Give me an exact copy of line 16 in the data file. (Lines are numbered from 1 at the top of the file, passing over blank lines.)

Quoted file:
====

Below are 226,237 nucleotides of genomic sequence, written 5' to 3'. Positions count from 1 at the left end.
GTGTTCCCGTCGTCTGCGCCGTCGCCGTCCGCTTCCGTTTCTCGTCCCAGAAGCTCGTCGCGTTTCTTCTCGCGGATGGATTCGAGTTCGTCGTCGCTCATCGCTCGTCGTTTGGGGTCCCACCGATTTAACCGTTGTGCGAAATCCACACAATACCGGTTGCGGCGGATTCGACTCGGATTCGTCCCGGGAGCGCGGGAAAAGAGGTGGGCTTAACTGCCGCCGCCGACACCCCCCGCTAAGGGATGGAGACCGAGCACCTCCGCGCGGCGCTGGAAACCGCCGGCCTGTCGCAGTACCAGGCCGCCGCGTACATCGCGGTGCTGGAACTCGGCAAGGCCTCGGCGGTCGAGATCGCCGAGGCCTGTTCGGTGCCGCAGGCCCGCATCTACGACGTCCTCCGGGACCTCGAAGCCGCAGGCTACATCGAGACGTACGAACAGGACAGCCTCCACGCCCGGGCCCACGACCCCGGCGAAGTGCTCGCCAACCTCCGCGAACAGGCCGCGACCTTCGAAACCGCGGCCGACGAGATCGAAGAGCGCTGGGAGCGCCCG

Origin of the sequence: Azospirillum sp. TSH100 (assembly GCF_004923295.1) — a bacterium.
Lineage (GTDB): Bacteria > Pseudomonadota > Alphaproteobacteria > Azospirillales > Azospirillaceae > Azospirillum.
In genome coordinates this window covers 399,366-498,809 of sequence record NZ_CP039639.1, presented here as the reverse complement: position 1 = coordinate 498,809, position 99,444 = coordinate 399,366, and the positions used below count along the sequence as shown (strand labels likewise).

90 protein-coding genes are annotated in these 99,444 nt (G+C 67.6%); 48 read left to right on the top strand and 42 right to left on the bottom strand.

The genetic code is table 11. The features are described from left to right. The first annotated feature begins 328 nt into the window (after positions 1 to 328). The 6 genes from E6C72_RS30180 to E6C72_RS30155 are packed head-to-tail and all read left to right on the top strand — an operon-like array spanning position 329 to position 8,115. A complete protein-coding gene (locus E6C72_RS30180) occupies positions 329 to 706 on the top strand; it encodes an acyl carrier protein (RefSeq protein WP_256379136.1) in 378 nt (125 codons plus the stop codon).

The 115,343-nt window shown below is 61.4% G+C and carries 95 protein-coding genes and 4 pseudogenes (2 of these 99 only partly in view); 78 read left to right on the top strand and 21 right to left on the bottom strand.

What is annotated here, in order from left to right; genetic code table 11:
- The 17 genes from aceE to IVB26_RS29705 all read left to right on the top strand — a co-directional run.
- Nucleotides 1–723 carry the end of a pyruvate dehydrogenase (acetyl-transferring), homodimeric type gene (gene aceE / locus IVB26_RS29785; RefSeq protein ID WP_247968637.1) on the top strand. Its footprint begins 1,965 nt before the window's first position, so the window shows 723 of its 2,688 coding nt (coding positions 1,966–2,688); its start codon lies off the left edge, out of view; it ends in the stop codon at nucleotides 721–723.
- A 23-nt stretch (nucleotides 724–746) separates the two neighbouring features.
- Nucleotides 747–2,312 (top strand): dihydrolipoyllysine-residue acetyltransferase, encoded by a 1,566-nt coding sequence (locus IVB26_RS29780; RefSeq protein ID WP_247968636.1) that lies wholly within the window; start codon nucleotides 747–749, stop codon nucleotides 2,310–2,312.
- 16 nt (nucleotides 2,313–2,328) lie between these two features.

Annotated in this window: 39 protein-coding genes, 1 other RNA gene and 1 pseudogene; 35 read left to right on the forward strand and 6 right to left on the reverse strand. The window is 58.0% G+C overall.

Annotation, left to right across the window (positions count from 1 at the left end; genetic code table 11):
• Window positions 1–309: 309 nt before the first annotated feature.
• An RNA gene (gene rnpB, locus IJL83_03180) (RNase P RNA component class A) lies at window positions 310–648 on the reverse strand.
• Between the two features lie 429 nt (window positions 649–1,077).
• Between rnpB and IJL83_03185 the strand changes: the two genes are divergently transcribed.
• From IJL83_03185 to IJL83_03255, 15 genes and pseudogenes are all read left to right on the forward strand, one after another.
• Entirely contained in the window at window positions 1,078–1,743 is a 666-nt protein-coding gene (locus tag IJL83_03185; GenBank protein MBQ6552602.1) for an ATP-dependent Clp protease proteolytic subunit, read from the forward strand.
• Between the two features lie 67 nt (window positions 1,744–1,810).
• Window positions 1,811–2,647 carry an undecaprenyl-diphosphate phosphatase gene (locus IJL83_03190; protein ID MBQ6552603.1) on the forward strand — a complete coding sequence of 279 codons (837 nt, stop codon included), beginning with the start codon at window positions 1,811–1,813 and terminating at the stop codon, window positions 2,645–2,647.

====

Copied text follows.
Annotation, left to right across the window (positions count from 1 at the left end; genetic code table 11):